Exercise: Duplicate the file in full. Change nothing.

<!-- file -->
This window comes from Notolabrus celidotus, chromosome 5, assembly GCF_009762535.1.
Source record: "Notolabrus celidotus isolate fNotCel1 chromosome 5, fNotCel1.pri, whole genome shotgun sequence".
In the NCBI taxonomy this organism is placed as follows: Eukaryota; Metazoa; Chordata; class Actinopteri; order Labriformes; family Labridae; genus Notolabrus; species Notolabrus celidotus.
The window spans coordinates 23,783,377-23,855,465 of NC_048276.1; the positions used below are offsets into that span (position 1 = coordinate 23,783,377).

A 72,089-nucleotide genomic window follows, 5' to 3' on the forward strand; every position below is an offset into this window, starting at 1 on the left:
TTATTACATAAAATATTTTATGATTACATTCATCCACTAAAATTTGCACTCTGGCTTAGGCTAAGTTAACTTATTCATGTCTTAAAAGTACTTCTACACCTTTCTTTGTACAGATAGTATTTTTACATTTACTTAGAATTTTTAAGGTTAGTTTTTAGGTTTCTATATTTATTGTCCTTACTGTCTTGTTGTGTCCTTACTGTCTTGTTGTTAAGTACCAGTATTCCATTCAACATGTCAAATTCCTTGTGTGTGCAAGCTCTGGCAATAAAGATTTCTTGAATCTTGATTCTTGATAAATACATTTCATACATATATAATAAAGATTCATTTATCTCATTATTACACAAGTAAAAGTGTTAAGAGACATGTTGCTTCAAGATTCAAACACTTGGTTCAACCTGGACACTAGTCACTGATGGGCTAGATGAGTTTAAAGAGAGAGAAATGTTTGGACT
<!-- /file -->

This window comes from Notolabrus celidotus, chromosome 5, assembly GCF_009762535.1.
Source record: "Notolabrus celidotus isolate fNotCel1 chromosome 5, fNotCel1.pri, whole genome shotgun sequence".
In the NCBI taxonomy this organism is placed as follows: Eukaryota; Metazoa; Chordata; class Actinopteri; order Labriformes; family Labridae; genus Notolabrus; species Notolabrus celidotus.
The window spans coordinates 23,783,377-23,855,465 of NC_048276.1; the positions used below are offsets into that span (position 1 = coordinate 23,783,377).

A 72,089-nucleotide genomic window follows, 5' to 3' on the forward strand; every position below is an offset into this window, starting at 1 on the left:
TTATTACATAAAATATTTTATGATTACATTCATCCACTAAAATTTGCACTCTGGCTTAGGCTAAGTTAACTTATTCATGTCTTAAAAGTACTTCTACACCTTTCTTTGTACAGATAGTATTTTTACATTTACTTAGAATTTTTAAGGTTAGTTTTTAGGTTTCTATATTTATTGTCCTTACTGTCTTGTTGTGTCCTTACTGTCTTGTTGTTAAGTACCAGTATTCCATTCAACATGTCAAATTCCTTGTGTGTGCAAGCTCTGGCAATAAAGATTTCTTGAATCTTGATTCTTGATAAATACATTTCATACATATATAATAAAGATTCATTTATCTCATTATTACACAAGTAAAAGTGTTAAGAGACATGTTGCTTCAAGATTCAAACACTTGGTTCAACCTGGACACTAGTCACTGATGGGCTAGATGAGTTTAAAGAGAGAGAAATGTTTGGACT